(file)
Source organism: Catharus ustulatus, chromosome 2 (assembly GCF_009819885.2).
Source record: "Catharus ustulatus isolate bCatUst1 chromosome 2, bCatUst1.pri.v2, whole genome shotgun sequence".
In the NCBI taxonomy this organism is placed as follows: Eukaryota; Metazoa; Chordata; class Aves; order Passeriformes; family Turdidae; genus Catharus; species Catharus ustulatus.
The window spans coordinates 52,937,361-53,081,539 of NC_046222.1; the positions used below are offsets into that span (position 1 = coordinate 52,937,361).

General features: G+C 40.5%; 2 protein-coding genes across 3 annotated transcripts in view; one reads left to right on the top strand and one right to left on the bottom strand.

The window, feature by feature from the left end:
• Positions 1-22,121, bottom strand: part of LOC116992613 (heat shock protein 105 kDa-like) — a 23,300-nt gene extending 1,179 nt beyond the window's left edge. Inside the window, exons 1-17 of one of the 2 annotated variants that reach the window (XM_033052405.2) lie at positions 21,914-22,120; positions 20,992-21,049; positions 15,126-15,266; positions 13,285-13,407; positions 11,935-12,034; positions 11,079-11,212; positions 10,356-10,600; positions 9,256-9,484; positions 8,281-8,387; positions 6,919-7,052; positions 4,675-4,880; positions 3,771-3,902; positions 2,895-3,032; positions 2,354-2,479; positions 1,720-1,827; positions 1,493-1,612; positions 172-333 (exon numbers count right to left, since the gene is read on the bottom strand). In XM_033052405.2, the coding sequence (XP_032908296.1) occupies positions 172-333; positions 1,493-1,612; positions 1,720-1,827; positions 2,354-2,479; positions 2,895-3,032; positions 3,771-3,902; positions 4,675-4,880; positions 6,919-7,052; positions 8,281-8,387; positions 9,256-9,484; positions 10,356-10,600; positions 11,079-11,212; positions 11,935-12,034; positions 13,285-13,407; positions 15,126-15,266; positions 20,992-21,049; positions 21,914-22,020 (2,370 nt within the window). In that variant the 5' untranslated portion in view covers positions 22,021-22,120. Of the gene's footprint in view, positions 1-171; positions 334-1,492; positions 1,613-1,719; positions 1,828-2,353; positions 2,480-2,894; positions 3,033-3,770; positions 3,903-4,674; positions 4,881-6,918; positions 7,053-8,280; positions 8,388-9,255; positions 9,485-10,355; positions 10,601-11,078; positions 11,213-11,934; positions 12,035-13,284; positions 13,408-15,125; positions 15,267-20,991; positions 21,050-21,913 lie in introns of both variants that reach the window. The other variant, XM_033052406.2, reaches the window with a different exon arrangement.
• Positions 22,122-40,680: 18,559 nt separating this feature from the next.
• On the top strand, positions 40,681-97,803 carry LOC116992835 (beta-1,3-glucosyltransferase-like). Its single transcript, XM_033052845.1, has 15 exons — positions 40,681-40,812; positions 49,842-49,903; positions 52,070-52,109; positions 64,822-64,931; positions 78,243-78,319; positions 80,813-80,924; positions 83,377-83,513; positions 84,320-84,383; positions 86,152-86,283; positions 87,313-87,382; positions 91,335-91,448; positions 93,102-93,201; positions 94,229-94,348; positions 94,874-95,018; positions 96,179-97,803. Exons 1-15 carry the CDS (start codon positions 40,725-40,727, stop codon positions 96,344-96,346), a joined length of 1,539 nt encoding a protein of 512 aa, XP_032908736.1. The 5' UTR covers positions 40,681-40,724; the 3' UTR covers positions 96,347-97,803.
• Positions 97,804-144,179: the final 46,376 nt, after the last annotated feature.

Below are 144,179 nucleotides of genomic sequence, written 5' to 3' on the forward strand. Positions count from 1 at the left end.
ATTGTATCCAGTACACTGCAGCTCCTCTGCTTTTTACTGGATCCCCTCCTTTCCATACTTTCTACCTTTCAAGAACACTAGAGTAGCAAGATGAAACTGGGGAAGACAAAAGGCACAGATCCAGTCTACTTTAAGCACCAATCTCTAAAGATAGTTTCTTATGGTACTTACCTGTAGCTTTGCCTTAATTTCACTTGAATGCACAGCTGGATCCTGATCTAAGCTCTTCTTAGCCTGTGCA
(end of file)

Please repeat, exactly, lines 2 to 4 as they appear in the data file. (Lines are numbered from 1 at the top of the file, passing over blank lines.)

Source record: "Catharus ustulatus isolate bCatUst1 chromosome 2, bCatUst1.pri.v2, whole genome shotgun sequence".
In the NCBI taxonomy this organism is placed as follows: Eukaryota; Metazoa; Chordata; class Aves; order Passeriformes; family Turdidae; genus Catharus; species Catharus ustulatus.
The window spans coordinates 52,937,361-53,081,539 of NC_046222.1; the positions used below are offsets into that span (position 1 = coordinate 52,937,361).